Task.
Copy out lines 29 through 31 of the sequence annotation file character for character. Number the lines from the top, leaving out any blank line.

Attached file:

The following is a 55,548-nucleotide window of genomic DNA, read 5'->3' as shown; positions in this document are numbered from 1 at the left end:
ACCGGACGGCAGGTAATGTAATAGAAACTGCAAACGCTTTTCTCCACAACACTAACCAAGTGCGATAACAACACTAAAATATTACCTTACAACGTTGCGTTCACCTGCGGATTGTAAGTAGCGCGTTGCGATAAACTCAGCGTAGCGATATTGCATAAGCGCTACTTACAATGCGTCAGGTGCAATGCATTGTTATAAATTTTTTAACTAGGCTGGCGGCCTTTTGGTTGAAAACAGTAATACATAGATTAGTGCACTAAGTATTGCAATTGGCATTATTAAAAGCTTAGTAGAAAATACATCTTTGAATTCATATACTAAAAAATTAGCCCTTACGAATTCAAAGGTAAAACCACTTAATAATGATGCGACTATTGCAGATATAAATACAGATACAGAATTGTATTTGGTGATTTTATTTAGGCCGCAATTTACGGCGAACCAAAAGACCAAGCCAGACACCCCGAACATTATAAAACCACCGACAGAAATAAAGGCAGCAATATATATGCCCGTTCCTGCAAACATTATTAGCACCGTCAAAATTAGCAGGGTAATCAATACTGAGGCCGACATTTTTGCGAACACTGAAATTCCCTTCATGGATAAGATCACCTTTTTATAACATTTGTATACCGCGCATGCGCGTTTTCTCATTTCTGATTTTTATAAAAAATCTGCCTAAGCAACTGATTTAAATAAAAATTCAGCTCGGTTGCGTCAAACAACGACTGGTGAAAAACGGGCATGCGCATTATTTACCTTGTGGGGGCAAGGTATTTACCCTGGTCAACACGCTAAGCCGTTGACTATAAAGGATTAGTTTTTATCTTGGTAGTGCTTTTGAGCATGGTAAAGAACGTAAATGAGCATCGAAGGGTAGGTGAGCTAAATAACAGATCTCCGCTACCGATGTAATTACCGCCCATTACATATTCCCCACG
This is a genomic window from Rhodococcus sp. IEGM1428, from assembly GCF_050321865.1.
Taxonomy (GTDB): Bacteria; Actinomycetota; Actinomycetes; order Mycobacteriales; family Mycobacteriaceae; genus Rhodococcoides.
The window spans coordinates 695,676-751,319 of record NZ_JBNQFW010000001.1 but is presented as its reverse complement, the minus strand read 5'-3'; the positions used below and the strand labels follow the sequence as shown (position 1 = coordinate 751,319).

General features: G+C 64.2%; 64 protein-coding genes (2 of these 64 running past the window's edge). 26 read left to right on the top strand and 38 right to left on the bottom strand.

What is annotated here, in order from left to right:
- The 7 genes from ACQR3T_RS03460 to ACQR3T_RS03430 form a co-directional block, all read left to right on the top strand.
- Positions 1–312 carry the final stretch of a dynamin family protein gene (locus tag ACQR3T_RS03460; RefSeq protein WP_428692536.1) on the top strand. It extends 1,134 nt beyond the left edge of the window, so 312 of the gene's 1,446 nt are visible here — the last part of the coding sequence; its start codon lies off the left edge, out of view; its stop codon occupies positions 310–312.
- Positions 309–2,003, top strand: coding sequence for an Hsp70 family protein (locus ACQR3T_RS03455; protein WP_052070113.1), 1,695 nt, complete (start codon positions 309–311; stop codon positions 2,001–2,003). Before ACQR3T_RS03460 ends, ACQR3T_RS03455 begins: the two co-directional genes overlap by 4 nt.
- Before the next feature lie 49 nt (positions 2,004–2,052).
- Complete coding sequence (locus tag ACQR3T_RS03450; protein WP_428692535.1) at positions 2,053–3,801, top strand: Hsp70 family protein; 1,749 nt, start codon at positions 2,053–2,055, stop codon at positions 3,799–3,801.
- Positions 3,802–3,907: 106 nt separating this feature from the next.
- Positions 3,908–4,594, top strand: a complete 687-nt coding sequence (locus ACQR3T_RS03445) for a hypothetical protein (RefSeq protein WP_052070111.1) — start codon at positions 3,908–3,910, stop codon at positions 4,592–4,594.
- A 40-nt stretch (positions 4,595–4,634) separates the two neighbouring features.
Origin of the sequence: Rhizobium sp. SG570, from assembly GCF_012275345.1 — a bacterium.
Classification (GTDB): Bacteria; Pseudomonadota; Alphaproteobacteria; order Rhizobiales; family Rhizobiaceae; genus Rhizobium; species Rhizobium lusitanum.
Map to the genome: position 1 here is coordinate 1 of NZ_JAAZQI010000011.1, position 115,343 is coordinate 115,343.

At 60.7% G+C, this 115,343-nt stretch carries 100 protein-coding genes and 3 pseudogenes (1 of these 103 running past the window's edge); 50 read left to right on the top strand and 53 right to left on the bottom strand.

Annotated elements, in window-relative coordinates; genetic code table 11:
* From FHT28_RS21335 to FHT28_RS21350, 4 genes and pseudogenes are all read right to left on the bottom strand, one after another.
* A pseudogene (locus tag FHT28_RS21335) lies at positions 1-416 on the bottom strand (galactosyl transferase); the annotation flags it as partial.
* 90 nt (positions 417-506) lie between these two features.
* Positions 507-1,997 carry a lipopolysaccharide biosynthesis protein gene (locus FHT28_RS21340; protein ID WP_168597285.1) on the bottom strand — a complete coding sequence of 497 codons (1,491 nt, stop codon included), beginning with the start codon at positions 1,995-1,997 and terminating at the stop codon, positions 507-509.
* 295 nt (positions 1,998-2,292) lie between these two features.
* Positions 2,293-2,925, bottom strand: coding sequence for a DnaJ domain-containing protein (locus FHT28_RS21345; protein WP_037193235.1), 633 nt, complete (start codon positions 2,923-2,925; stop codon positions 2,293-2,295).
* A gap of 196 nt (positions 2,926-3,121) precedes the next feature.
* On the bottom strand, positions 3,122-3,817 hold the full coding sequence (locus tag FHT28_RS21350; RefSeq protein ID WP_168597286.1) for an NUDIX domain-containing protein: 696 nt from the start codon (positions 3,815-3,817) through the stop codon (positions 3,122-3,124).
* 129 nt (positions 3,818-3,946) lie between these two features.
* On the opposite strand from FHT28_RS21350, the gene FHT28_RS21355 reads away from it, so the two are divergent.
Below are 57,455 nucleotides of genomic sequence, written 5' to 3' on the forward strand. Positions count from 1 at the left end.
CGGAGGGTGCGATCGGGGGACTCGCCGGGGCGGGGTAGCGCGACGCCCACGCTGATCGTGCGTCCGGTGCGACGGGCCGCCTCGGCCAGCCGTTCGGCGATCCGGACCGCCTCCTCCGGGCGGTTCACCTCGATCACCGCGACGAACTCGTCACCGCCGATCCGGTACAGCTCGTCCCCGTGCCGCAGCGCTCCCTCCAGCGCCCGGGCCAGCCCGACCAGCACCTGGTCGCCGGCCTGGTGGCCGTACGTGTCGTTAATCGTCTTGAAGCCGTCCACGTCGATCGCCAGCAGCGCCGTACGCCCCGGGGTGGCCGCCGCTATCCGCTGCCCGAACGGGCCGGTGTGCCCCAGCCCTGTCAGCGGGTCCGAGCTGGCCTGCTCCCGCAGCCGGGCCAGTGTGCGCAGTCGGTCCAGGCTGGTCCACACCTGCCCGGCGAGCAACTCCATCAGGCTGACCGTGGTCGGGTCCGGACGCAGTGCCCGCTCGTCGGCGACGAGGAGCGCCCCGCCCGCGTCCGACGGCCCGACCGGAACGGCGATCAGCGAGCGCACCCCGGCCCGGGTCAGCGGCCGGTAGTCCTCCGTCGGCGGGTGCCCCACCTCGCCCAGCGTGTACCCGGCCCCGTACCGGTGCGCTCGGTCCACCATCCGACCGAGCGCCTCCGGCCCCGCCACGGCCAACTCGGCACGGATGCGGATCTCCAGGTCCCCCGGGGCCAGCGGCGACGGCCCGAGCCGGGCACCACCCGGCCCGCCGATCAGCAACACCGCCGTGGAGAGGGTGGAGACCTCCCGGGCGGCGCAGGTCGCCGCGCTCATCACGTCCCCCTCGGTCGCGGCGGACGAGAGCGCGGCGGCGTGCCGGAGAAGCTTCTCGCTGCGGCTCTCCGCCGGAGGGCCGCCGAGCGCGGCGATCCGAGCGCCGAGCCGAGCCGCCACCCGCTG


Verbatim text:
* 129 nt (positions 3,818-3,946) lie between these two features.
* On the opposite strand from FHT28_RS21350, the gene FHT28_RS21355 reads away from it, so the two are divergent.
Below are 57,455 nucleotides of genomic sequence, written 5' to 3' on the forward strand. Positions count from 1 at the left end.